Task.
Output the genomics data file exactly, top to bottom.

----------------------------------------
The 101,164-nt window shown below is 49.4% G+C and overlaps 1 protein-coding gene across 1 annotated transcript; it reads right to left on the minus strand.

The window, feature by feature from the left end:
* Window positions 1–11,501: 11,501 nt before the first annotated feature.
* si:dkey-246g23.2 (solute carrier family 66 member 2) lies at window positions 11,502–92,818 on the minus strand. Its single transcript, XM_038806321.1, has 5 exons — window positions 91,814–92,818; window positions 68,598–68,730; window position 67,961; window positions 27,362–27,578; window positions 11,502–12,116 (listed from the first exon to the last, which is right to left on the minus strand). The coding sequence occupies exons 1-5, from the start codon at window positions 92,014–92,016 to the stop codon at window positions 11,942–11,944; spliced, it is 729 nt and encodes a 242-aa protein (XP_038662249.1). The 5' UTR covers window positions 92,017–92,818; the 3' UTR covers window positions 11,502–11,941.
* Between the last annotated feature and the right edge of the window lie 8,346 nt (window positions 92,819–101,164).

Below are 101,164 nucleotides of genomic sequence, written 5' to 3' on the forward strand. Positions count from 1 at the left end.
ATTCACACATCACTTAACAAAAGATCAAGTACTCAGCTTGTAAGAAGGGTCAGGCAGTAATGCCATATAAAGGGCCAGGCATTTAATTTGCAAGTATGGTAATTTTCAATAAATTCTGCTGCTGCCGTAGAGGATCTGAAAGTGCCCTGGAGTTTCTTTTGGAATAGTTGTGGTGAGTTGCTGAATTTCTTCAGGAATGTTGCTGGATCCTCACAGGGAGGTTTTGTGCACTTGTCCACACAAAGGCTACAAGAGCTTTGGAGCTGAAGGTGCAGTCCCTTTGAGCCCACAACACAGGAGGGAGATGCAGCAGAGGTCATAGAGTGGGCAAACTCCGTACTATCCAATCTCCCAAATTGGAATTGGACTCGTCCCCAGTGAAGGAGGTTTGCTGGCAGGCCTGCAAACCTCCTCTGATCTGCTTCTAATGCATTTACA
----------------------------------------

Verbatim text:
The 101,164-nt window shown below is 49.4% G+C and overlaps 1 protein-coding gene across 1 annotated transcript; it reads right to left on the minus strand.

The window, feature by feature from the left end:
* Window positions 1–11,501: 11,501 nt before the first annotated feature.
* si:dkey-246g23.2 (solute carrier family 66 member 2) lies at window positions 11,502–92,818 on the minus strand. Its single transcript, XM_038806321.1, has 5 exons — window positions 91,814–92,818; window positions 68,598–68,730; window position 67,961; window positions 27,362–27,578; window positions 11,502–12,116 (listed from the first exon to the last, which is right to left on the minus strand). The coding sequence occupies exons 1-5, from the start codon at window positions 92,014–92,016 to the stop codon at window positions 11,942–11,944; spliced, it is 729 nt and encodes a 242-aa protein (XP_038662249.1). The 5' UTR covers window positions 92,017–92,818; the 3' UTR covers window positions 11,502–11,941.
* Between the last annotated feature and the right edge of the window lie 8,346 nt (window positions 92,819–101,164).

Below are 101,164 nucleotides of genomic sequence, written 5' to 3' on the forward strand. Positions count from 1 at the left end.
ATTCACACATCACTTAACAAAAGATCAAGTACTCAGCTTGTAAGAAGGGTCAGGCAGTAATGCCATATAAAGGGCCAGGCATTTAATTTGCAAGTATGGTAATTTTCAATAAATTCTGCTGCTGCCGTAGAGGATCTGAAAGTGCCCTGGAGTTTCTTTTGGAATAGTTGTGGTGAGTTGCTGAATTTCTTCAGGAATGTTGCTGGATCCTCACAGGGAGGTTTTGTGCACTTGTCCACACAAAGGCTACAAGAGCTTTGGAGCTGAAGGTGCAGTCCCTTTGAGCCCACAACACAGGAGGGAGATGCAGCAGAGGTCATAGAGTGGGCAAACTCCGTACTATCCAATCTCCCAAATTGGAATTGGACTCGTCCCCAGTGAAGGAGGTTTGCTGGCAGGCCTGCAAACCTCCTCTGATCTGCTTCTAATGCATTTACA